Matthew 20:1-20 / Proper 19A / 18 September 2011 / Holy Trinity – Hacienda Heights, CA
The kingdom of heaven is not fair. It’s just but it’s not fair. And that’s good because grace isn’t fair. Fair is the law; grace is the Gospel. If it’s fair, it’s not good news. If it’s law, then it’s all up to you. If it’s fair, the first come in first, the last come in last, survival goes to the fittest, the race to the swiftest, the kingdom to those who achieve it. But if it’s grace, gift, then the first are last, the last are first, and the deadbeat sinner gets justified in the same way as the righteous saint. But I’m getting ahead of myself. Let’s go the parable.
A man had a vineyard and needed laborers. He went to the union hall at 6 AM and negotiated with the union boss for some laborers at a denarius a day and off they went. At 9 AM, he noticed he was a bit shorthanded, and so he went to the Home Depot and found some idlers standing around doing nothing so he said, “Come work for me and I’ll pay you whatever is just.” Just. Not fair. Just. Same word as “justified.” Remember that.
He did the exact same thing at Noon and at 3 PM. He found some idlers hanging around and hired them for some unspecified just wage. And they agreed. At 5 o’clock he saw that the sun was setting, there was still work to do, and he needed more help. So he goes to a local bar where some deadbeat losers were hanging out all day doing nothing because no one hired them and who could blame them? “You go into my vineyard too,” he says, not even promising to pay them a dime. But they figure, “What the heck, it’s only an hour, we’re running low on beer money, so why not? How hard can it be, anyway?” And off they go.
Six PM hits and it’s Miller Time, as they say. The workers head for the foreman with the money. This is where the fun begins. The vineyard owner has them line up in reverse order, from last to first, from the eleventh hour losers to the first hour union workers who agreed to work for a denarius a day. When they eleventh hour workers opened they pay envelope, what do you suppose they found? A shiny denarius! Wow! One hour’s work and a full day’s wage. Such a deal! But the truth is, there was no deal. There wasn’t even any promise of their being paid. He could have paid them nothing. Or he could have paid a twelfth of a denarius. That would have been fair. But they get a whole denarius.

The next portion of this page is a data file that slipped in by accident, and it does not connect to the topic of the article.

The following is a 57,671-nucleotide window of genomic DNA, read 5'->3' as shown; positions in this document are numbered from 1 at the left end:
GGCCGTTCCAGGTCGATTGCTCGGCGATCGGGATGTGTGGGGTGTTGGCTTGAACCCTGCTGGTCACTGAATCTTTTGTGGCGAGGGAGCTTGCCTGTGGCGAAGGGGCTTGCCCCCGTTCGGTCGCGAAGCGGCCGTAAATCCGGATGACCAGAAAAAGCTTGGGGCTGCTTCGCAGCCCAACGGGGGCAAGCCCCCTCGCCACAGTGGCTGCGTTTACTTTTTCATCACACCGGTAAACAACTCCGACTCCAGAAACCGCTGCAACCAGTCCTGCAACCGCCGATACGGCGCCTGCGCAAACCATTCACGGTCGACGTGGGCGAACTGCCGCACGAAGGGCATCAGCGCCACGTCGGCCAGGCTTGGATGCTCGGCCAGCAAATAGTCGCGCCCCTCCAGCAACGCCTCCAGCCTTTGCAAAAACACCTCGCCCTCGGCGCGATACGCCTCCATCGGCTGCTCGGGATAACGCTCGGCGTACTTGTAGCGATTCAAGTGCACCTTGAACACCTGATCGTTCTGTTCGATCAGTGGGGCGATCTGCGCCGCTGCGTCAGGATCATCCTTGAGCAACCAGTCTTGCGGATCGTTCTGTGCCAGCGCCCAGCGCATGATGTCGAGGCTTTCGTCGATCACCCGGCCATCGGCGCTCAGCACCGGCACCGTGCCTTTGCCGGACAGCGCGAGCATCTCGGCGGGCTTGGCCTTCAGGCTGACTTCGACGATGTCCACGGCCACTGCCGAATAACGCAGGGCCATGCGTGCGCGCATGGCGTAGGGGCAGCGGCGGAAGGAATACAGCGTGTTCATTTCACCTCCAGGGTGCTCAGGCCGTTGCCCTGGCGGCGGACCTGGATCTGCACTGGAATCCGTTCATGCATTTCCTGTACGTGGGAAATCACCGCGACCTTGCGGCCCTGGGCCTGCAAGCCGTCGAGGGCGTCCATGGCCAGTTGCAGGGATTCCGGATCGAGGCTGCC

The word start to trickle back in line. “He’s paying a denarius an hour!” The twelve hour union boys at the end of the line are giddy and rubbing their hands together. At this rate, they’re going to get twelve denarii, the equivalent of twelve days work for one day. Such a deal! But the vineyard owner had made a deal with them. One denarius. And as the workers are paid, the reality settles in. Everyone gets one denarius.
So who’s the happiest and who’s the least happy? Of course, the happiest are the eleventh hour hires. No promises of pay were made at all to them for their measly hour of work. And yet they got a whole day’s wages, a bright shiny denarius. The third, sixth, and ninth hour workers don’t have too much to complain about. All the owner promised was to pay them “what was just.” And in his justice, that was a day’s wages. They were probably pretty happy too, so long as they didn’t think too much about those eleventh hour deadbeats.